After the arrival of my O’Toole ancestors in South Australia in 1840, there was a gap of six years before my next ancestors arrived. The gap was due to the fact that assisted emigration ceased for several years when the colony came close to bankruptcy. The economic fortunes of South Australia began to improve with the discovery of major copper deposits at Kapunda in 1842. Mines were opened at Kapunda in 1844 and at Burra in 1846. In 1845 assisted immigration resumed. In 1846 approximately 150 ships arrived in Adelaide. The population of the colony at the census in February 1846 was 22,390.
My great great grandparents Michael Kelly and Winifred Diviny and their six children arrived in Adelaide on Saturday 24 October 1846 on the ship Hooghly. The Hooghly sailed from Plymouth on 3 July. The Kelly family probably left Ireland from the port of Cobh, the harbour near Cork and sailed over to Plymouth to join the ship. Over 2.5 million Irish emigrants departed from Cobh (renamed Queenstown in 1849 following a visit from Queen Victoria. It was changed back to Cobh in 1921). It was the single most important port of emigration in Ireland.
October is a lovely time of year in Adelaide. I hope it was a beautiful spring day when they arrived, about to begin a new life in a land of opportunity, far away from the catastrophe of the Great Famine taking place in Ireland.
The Hooghly was described in an advertisement at the time as a ‘fine fast-sailing full-poop ship’ of 466 tons. It carried 240 passengers. The official passenger list from this ship has been lost so it is unknown how many of the passengers were Irish or English. The passenger list published in The Register newspaper is the principal source of information about the ship. Some of the immigrants were from Cornwall, brought out by the English Mining Company to work as labourers on the copper mine at Kapunda.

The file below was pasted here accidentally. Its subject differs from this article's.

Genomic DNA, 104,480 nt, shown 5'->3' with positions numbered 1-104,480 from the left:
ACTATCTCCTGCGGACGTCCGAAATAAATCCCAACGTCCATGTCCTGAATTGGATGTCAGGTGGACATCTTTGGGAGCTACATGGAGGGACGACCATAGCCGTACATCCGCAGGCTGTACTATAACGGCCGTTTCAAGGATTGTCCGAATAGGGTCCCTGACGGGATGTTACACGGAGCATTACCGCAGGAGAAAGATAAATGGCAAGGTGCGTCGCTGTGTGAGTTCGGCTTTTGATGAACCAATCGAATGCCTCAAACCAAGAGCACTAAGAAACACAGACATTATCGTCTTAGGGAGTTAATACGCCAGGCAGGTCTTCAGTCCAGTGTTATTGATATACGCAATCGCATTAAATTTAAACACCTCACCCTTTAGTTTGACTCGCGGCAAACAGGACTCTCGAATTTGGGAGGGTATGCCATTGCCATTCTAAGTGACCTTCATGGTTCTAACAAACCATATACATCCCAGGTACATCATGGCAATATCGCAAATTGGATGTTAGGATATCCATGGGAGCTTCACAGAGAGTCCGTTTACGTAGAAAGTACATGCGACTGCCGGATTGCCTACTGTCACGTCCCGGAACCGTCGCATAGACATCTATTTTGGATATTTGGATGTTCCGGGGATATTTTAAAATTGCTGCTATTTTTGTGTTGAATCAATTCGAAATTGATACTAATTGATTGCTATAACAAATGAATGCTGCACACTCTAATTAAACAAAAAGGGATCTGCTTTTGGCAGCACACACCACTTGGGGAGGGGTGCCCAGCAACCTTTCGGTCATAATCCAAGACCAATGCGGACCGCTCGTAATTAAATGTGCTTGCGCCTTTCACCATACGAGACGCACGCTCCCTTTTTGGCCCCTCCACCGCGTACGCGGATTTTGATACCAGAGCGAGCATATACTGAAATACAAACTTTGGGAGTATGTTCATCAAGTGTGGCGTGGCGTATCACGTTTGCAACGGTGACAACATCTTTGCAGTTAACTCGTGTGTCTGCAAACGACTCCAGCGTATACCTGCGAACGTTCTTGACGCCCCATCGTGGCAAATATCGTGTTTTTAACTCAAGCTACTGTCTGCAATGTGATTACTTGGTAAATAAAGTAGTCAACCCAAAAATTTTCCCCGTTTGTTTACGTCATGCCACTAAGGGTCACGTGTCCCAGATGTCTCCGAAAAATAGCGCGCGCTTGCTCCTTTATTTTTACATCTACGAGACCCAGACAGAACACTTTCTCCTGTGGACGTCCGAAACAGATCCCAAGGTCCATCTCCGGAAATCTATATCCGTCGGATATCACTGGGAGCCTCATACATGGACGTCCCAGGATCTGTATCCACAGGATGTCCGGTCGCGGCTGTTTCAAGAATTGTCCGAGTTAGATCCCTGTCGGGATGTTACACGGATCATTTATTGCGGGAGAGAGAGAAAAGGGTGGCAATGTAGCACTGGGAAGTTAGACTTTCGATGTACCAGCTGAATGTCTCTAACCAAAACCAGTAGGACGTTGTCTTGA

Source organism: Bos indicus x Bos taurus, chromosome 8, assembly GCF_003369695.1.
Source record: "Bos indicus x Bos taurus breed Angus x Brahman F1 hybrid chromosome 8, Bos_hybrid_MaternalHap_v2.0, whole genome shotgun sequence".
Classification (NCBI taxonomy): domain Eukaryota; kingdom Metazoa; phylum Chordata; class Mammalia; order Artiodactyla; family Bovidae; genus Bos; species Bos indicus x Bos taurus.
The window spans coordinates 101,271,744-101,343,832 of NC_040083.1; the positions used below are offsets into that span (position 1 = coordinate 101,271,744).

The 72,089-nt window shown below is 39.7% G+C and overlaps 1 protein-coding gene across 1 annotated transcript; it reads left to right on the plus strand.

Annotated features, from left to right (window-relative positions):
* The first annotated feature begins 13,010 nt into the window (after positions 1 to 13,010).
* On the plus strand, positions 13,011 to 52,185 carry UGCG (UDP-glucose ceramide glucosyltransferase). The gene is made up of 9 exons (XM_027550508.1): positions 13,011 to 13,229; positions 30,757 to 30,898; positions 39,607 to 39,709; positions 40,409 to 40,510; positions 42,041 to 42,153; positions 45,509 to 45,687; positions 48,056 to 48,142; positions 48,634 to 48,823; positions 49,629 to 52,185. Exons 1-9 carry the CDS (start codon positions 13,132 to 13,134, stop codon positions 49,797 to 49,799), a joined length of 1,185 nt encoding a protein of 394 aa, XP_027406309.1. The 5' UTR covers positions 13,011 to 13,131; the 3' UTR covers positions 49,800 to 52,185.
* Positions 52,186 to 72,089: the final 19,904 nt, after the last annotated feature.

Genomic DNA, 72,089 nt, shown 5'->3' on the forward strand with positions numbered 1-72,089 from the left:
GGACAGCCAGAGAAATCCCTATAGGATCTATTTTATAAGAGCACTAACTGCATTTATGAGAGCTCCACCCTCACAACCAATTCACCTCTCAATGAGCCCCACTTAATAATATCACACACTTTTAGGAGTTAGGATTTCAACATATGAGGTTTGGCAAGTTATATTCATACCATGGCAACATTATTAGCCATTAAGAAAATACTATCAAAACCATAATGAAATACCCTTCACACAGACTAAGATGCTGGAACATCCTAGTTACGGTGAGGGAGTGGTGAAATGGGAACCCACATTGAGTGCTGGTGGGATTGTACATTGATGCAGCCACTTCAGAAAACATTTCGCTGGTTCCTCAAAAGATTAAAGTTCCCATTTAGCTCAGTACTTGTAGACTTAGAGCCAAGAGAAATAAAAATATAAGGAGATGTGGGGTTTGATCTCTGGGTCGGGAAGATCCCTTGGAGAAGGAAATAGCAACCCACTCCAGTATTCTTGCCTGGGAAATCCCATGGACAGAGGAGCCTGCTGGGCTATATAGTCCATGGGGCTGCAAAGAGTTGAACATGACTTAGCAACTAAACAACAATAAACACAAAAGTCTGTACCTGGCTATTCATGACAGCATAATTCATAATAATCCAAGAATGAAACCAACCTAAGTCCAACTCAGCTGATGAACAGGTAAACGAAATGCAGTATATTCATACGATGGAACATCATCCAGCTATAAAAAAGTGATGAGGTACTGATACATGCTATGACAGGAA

The ship Hooghly, approx. 1840.
This picture is from the Ship Collection, State Library of South Australia. No known copyright restrictions.
Four ships arrived on the same day and according to The Register (28 October 1846), there was much excitement in Adelaide on the day the ships arrived. “Only once before has the colony been greeted by the arrival of four English ships in a day; but it was a memorable occurrence…..the prospective arrivals will be but as drops in the bucket compared with the almost unlimited demand for labour in town and county.”
What the family did immediately after their arrival is unknown, but land records show they settled in the Adelaide Hills. Michael Kelly bought land in the Hundred of Kanmantoo, County of Sturt. The area where he farmed is close to the township of Nairne, not far from Mount Barker.
Winifred had five more children, one of whom was my great grandmother, Margaret Helena Kelly, who was born in 1853. Winifred died in 1858 at the age of 42. My great grandmother was five years old when her mother died. Michael married again. He and his second wife, Margaret Cronon, had four children.
Michael Kelly was a hard working farmer and died at the age of 62 in 1874 after a lingering illness. He made a lengthy Will a few months before he died and left an estate of £900.
Michael, Winifred and some of their children are buried in the Mount Barker Catholic Cemetery in a picturesque and peaceful setting.
My O’Toole ancestors were from County Wicklow, “The Garden of Ireland.” They arrived in Adelaide on 7 July 1840 on a small ship named the William Nichol. It was carrying Scottish and Irish immigrants from Greenock and Dublin. The William Nichol was built in Greenock in 1834. In 1842 it was condemned at Mauritius after being dismasted in a hurricane and running upon a reef.
The O’Tooles were the first of all my ancestors to arrive in South Australia. They travelled as a family: my 3X great grandparents, John O’Toole and Catherine O’Brien who were aged 57 and 50, my 2X great grandparents John Thomas O’Toole and his wife Ellen Murphy, plus their daughter Mary and sons Dennis and James.
Under the assisted emigration scheme, labouring classes received free passage if they were aged 15 to 30 years of age and had two references. Preference was given to married applicants. John Thomas Toole (the name as written in their official documents), aged 23 and Dennis Toole aged 25 received approval for an assisted passage on 27 January 1840. It is possible that the rest of the family paid their own way. It is unlikely that John O’Toole and Catherine O’Brien would have received an assisted passage as they would have been considered too old.